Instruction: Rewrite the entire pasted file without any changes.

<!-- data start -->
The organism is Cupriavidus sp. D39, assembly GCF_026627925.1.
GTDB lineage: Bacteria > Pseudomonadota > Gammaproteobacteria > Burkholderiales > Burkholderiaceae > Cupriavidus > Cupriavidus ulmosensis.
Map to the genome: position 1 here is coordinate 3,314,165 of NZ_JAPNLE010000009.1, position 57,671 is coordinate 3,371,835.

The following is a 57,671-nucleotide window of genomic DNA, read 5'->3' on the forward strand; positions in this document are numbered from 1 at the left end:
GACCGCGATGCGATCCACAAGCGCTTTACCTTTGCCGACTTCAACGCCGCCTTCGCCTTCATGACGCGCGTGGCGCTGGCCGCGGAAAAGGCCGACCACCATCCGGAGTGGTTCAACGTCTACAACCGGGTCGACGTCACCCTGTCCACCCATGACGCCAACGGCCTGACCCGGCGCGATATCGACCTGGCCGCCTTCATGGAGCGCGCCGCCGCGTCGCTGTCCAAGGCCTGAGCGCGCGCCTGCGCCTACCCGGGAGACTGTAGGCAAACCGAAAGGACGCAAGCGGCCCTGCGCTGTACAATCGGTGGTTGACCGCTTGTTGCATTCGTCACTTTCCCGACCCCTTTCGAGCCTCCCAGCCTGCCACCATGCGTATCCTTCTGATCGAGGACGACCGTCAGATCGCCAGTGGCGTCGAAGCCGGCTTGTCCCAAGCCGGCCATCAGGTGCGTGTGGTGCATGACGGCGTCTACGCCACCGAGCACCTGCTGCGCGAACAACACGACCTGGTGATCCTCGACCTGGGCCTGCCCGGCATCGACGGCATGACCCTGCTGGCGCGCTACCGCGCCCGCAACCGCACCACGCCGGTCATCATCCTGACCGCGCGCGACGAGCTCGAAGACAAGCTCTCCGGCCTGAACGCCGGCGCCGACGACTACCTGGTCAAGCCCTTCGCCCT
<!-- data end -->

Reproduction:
The organism is Cupriavidus sp. D39, assembly GCF_026627925.1.
GTDB lineage: Bacteria > Pseudomonadota > Gammaproteobacteria > Burkholderiales > Burkholderiaceae > Cupriavidus > Cupriavidus ulmosensis.
Map to the genome: position 1 here is coordinate 3,314,165 of NZ_JAPNLE010000009.1, position 57,671 is coordinate 3,371,835.

The following is a 57,671-nucleotide window of genomic DNA, read 5'->3' on the forward strand; positions in this document are numbered from 1 at the left end:
GACCGCGATGCGATCCACAAGCGCTTTACCTTTGCCGACTTCAACGCCGCCTTCGCCTTCATGACGCGCGTGGCGCTGGCCGCGGAAAAGGCCGACCACCATCCGGAGTGGTTCAACGTCTACAACCGGGTCGACGTCACCCTGTCCACCCATGACGCCAACGGCCTGACCCGGCGCGATATCGACCTGGCCGCCTTCATGGAGCGCGCCGCCGCGTCGCTGTCCAAGGCCTGAGCGCGCGCCTGCGCCTACCCGGGAGACTGTAGGCAAACCGAAAGGACGCAAGCGGCCCTGCGCTGTACAATCGGTGGTTGACCGCTTGTTGCATTCGTCACTTTCCCGACCCCTTTCGAGCCTCCCAGCCTGCCACCATGCGTATCCTTCTGATCGAGGACGACCGTCAGATCGCCAGTGGCGTCGAAGCCGGCTTGTCCCAAGCCGGCCATCAGGTGCGTGTGGTGCATGACGGCGTCTACGCCACCGAGCACCTGCTGCGCGAACAACACGACCTGGTGATCCTCGACCTGGGCCTGCCCGGCATCGACGGCATGACCCTGCTGGCGCGCTACCGCGCCCGCAACCGCACCACGCCGGTCATCATCCTGACCGCGCGCGACGAGCTCGAAGACAAGCTCTCCGGCCTGAACGCCGGCGCCGACGACTACCTGGTCAAGCCCTTCGCCCT